This was a recipe that took a lot of planning. I wanted it to be so perfect and I kept going over and over it hoping to get it straight.
I decided to make the little mushrooms the first day since they could be held at room temperature for a few days. I actually had to make two separate batches since the first ones looked a little pathetic to me. I found it to be a messy job using a plastic baggie so the second batch I did by hand. Not great, but at least they were round.
The second day I worked on the Genoise and that wasn’t too difficult. I rolled it without a problem and was pleased that it did not crack.
As for the filling, I thought it was delicious. I didn’t use the orange peel because I don’t like fruit cooked that way. Besides, with the chocolate in there, that’s enough for me.
After filling the cake I rolled it again in the plastic wrap and put it into the refrigerator overnight so I could finish the decorating the next day.
I think I cut the branches incorrectly because they did not look exactly as David had in the book, but when they were covered up it didn’t seem to matter at all.
The chocolate icing was very easy to prepare and went on the cake smoothly.
All in all I am pleased with the results, and most importantly, I’m glad we are finished with that recipe.
This month’s selection from EVERYDAY DORIE is for toasted squash hummus that can be prepared with either Acorn or Butternut squash.
Even though it has the usual tahini, it also has the addition of za’atar, and pomegranate molasses.
It can be served with fresh vegetables or pita, but Dorie likes to spread some yogurt on the plate or bowl and pile the hummus on top with a drizzle of oil and additional pomegranate seeds.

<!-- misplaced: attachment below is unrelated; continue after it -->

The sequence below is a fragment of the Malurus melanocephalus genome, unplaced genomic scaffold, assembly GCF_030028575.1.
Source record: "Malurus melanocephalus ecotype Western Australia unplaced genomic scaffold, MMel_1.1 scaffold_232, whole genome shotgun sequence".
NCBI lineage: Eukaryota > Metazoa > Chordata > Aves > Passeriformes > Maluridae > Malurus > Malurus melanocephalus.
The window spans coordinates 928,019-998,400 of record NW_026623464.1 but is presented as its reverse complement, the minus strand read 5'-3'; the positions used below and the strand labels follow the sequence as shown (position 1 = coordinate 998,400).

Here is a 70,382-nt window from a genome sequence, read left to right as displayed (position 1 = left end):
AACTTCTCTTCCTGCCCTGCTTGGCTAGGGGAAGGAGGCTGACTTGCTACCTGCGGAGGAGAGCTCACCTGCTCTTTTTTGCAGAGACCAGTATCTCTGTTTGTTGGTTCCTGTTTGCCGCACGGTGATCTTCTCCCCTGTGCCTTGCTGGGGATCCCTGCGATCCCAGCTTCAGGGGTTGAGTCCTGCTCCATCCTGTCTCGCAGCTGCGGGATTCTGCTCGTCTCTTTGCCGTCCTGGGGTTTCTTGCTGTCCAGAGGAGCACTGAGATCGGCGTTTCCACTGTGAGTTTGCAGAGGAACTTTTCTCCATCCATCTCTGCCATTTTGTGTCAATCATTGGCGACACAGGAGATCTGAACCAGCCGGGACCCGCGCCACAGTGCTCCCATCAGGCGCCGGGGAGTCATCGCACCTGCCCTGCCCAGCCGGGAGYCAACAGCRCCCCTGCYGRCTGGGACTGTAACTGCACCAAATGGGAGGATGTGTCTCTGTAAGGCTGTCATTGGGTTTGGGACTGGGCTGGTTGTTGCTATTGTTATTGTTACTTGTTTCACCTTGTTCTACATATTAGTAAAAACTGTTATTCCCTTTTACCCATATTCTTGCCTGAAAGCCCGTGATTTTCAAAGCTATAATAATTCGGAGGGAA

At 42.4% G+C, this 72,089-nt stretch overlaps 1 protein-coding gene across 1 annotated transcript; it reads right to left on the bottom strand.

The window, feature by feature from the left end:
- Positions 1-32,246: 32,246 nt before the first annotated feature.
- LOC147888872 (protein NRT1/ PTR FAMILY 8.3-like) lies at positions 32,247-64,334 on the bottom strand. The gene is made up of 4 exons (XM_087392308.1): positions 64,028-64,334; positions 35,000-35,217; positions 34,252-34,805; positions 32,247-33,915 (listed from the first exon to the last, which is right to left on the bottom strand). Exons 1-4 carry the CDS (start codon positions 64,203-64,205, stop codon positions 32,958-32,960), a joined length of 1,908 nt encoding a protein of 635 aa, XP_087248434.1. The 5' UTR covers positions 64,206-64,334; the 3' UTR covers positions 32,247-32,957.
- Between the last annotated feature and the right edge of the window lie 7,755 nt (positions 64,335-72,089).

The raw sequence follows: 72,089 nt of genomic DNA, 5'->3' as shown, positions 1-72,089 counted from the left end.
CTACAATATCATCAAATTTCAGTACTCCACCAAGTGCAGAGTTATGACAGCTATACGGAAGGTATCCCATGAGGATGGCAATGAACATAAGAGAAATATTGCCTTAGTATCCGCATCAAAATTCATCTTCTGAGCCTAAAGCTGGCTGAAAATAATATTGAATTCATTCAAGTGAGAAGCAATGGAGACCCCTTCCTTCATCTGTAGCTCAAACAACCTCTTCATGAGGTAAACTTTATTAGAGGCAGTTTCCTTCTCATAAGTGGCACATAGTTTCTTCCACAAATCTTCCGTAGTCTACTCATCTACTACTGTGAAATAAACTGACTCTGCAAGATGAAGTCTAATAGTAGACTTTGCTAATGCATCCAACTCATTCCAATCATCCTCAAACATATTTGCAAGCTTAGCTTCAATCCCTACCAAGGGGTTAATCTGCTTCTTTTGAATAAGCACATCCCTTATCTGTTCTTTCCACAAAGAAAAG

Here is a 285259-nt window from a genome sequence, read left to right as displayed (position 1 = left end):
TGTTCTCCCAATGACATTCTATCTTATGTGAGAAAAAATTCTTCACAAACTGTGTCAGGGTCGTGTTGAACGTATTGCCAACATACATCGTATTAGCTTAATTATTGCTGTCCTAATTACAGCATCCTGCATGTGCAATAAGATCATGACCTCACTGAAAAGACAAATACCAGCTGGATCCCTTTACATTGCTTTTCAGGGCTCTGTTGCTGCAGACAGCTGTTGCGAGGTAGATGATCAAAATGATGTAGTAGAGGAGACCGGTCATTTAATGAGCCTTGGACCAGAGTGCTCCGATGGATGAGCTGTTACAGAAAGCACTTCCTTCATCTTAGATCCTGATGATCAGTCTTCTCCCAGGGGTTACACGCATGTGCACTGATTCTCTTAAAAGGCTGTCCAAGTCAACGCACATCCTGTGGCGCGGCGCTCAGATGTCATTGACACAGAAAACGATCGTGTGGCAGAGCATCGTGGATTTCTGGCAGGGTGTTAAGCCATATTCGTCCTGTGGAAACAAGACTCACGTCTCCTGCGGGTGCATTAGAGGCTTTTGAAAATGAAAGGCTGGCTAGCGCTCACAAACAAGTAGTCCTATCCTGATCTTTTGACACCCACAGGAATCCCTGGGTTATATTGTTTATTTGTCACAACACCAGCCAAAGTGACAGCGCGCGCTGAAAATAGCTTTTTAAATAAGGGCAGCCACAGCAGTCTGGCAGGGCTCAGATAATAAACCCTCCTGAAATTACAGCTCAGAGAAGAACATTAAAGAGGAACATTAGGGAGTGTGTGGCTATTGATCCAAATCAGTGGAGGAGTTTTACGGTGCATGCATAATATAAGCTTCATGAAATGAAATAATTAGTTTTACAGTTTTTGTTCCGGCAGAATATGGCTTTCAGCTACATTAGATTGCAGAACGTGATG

I roasted the butternut squash in the oven and under the broiler for some additional browning, and then after cooling I scraped the flesh and mashed it very fine before adding all the rest of the ingredients.
I have never used pomegranate molasses before so I had no idea what it would do to this recipe. I thought perhaps it would turn red or something, but it just made it sweet.
Since I was expecting something like the chickpea style hummus I was a bit disappointed with the flavor. however, everyone has different tastes.
The first time I saw this recipe I knew I would like it and I wasn’t disappointed.
I used a sharp cheddar instead of the comté as that was on hand, and as delicious as it turned out, it was a strong flavor. I think the comté is a more mild cheese and would be the best choice for this recipe.
I am sorry I didn’t use my box grater to cut up the cheese, but David suggests a chef’s knife. I found that to be a bit difficult to make the pieces tiny enough, and when everything was mixed together I had trouble rolling it into a log. That said, after an hour or so in the fridge it did slice easily and I was able to patch the parts that crumbled.
The baking times were a bit off, but perhaps that could be my oven. I actually baked them for a total of 14 minutes after rotating them in the oven.
This is a delicious recipe, and would go very well with a glass of wine or drink of your choice.
David mentions that these are really good fresh from the oven and he is definitely correct on that score because when I tasted them the next day they weren’t as crisp. I am going to try to freeze them and then reheat and see how they turn out.